This book provides the first systematic and comprehensive restatement and defence of consent theory since the 19th Century. It distinguishes consent from contract theory, examines what the actual consent of citizens can consist in and what place it must have in liberal democratic theory. The consent theory's relationship with ethics is explored and the major objections to the theory are countered.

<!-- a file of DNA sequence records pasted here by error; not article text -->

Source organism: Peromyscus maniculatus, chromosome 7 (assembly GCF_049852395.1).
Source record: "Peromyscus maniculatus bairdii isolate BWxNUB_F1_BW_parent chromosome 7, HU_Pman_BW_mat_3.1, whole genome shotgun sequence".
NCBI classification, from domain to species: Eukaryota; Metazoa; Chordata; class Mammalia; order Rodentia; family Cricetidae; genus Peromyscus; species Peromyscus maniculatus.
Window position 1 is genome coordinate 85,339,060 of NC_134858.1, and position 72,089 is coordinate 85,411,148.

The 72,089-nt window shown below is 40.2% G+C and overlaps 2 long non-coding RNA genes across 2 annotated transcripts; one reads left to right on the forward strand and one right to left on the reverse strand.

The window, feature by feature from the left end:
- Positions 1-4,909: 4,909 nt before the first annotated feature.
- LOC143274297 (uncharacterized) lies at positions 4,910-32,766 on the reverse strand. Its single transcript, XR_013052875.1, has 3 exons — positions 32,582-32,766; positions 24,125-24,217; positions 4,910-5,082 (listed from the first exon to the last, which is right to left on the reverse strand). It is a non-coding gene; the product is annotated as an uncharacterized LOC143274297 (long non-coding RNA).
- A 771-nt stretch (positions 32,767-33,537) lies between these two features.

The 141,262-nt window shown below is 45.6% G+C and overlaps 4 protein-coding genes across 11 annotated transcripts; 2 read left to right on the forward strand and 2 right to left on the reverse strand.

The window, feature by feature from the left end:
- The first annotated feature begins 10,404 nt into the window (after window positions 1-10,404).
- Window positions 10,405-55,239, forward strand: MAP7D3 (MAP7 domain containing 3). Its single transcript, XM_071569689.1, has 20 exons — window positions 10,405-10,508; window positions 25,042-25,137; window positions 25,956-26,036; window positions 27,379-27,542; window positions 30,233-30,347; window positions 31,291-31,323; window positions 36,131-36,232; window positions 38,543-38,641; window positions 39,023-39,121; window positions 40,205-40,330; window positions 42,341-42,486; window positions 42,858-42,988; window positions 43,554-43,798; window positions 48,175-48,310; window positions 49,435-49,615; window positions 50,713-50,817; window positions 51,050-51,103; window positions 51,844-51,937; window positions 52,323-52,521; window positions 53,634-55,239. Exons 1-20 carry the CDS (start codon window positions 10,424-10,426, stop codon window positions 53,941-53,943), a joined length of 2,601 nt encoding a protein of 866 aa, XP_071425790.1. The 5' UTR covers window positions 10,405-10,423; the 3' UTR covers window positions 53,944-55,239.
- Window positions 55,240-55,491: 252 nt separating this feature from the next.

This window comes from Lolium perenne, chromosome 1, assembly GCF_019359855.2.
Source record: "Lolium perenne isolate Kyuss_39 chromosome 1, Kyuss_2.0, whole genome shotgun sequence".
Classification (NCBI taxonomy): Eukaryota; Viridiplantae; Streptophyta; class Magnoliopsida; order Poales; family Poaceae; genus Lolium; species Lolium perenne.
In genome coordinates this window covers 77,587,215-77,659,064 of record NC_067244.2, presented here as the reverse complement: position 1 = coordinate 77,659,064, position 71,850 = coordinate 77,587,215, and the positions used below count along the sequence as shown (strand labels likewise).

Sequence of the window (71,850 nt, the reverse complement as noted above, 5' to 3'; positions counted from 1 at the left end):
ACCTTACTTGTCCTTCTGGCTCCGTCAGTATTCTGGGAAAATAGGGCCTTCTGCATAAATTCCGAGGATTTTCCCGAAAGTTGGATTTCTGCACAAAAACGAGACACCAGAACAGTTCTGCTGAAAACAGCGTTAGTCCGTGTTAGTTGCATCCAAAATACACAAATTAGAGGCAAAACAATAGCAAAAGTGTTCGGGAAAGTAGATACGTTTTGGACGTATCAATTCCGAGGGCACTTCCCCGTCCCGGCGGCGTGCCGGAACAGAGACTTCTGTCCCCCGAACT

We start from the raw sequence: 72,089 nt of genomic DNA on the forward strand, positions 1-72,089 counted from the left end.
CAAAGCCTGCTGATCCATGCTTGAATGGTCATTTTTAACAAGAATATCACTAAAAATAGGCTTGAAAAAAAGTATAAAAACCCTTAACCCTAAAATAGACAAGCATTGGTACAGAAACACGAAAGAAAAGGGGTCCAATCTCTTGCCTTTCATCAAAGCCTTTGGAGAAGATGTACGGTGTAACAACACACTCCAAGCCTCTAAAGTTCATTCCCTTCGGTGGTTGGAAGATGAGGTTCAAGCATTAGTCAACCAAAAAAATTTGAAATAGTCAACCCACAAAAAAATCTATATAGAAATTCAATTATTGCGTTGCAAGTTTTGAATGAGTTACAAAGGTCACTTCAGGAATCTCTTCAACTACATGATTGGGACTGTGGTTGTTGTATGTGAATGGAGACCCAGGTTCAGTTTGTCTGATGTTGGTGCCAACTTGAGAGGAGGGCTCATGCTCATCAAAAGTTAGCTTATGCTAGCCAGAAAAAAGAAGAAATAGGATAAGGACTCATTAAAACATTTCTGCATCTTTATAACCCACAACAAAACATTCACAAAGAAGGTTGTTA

The author points to some political reforms which would increase the proportion of citizens in liberal democracies whose consent places them under political obligation. The book provides an overview of the current state of the consent theory of political obligation and authority.